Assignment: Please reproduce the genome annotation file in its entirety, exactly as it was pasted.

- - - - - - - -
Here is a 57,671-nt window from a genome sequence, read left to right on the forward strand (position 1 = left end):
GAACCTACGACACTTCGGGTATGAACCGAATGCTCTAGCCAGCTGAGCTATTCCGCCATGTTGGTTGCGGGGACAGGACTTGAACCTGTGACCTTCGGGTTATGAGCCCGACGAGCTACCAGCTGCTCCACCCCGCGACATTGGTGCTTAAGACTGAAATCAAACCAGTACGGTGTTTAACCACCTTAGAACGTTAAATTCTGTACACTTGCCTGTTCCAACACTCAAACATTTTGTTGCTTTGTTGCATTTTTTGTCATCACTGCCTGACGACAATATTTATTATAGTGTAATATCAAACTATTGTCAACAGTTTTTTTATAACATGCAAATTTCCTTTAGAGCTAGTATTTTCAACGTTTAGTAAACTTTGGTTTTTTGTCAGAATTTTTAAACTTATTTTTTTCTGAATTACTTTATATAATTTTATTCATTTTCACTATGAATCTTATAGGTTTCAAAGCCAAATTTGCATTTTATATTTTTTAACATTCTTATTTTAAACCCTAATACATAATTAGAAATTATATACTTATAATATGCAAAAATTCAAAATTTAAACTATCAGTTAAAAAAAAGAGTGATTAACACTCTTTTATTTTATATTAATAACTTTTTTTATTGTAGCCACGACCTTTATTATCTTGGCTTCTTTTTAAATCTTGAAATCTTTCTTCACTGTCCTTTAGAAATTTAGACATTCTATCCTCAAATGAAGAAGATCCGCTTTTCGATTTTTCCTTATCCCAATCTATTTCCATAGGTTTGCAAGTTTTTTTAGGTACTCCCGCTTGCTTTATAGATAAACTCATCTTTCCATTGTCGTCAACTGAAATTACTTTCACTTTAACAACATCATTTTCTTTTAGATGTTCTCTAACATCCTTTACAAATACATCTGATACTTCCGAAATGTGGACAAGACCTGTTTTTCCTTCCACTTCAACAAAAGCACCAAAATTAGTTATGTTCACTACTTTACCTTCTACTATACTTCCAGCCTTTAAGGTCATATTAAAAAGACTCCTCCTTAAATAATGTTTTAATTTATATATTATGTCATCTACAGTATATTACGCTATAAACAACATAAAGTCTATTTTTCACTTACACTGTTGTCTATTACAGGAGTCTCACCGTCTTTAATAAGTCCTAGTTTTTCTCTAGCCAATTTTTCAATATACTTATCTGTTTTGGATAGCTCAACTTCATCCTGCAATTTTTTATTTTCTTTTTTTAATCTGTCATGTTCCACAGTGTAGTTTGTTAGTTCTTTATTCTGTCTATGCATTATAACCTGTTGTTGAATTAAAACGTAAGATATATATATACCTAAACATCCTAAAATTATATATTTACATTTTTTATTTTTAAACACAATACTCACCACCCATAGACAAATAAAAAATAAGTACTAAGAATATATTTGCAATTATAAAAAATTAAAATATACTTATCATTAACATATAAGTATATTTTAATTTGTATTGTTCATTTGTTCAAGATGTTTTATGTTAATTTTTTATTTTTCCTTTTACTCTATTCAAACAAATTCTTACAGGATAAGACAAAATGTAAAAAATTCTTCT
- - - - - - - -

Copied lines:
Here is a 57,671-nt window from a genome sequence, read left to right on the forward strand (position 1 = left end):
GAACCTACGACACTTCGGGTATGAACCGAATGCTCTAGCCAGCTGAGCTATTCCGCCATGTTGGTTGCGGGGACAGGACTTGAACCTGTGACCTTCGGGTTATGAGCCCGACGAGCTACCAGCTGCTCCACCCCGCGACATTGGTGCTTAAGACTGAAATCAAACCAGTACGGTGTTTAACCACCTTAGAACGTTAAATTCTGTACACTTGCCTGTTCCAACACTCAAACATTTTGTTGCTTTGTTGCATTTTTTGTCATCACTGCCTGACGACAATATTTATTATAGTGTAATATCAAACTATTGTCAACAGTTTTTTTATAACATGCAAATTTCCTTTAGAGCTAGTATTTTCAACGTTTAGTAAACTTTGGTTTTTTGTCAGAATTTTTAAACTTATTTTTTTCTGAATTACTTTATATAATTTTATTCATTTTCACTATGAATCTTATAGGTTTCAAAGCCAAATTTGCATTTTATATTTTTTAACATTCTTATTTTAAACCCTAATACATAATTAGAAATTATATACTTATAATATGCAAAAATTCAAAATTTAAACTATCAGTTAAAAAAAAGAGTGATTAACACTCTTTTATTTTATATTAATAACTTTTTTTATTGTAGCCACGACCTTTATTATCTTGGCTTCTTTTTAAATCTTGAAATCTTTCTTCACTGTCCTTTAGAAATTTAGACATTCTATCCTCAAATGAAGAAGATCCGCTTTTCGATTTTTCCTTATCCCAATCTATTTCCATAGGTTTGCAAGTTTTTTTAGGTACTCCCGCTTGCTTTATAGATAAACTCATCTTTCCATTGTCGTCAACTGAAATTACTTTCACTTTAACAACATCATTTTCTTTTAGATGTTCTCTAACATCCTTTACAAATACATCTGATACTTCCGAAATGTGGACAAGACCTGTTTTTCCTTCCACTTCAACAAAAGCACCAAAATTAGTTATGTTCACTACTTTACCTTCTACTATACTTCCAGCCTTTAAGGTCATATTAAAAAGACTCCTCCTTAAATAATGTTTTAATTTATATATTATGTCATCTACAGTATATTACGCTATAAACAACATAAAGTCTATTTTTCACTTACACTGTTGTCTATTACAGGAGTCTCACCGTCTTTAATAAGTCCTAGTTTTTCTCTAGCCAATTTTTCAATATACTTATCTGTTTTGGATAGCTCAACTTCATCCTGCAATTTTTTATTTTCTTTTTTTAATCTGTCATGTTCCACAGTGTAGTTTGTTAGTTCTTTATTCTGTCTATGCATTATAACCTGTTGTTGAATTAAAACGTAAGATATATATATACCTAAACATCCTAAAATTATATATTTACATTTTTTATTTTTAAACACAATACTCACCACCCATAGACAAATAAAAAATAAGTACTAAGAATATATTTGCAATTATAAAAAATTAAAATATACTTATCATTAACATATAAGTATATTTTAATTTGTATTGTTCATTTGTTCAAGATGTTTTATGTTAATTTTTTATTTTTCCTTTTACTCTATTCAAACAAATTCTTACAGGATAAGACAAAATGTAAAAAATTCTTCT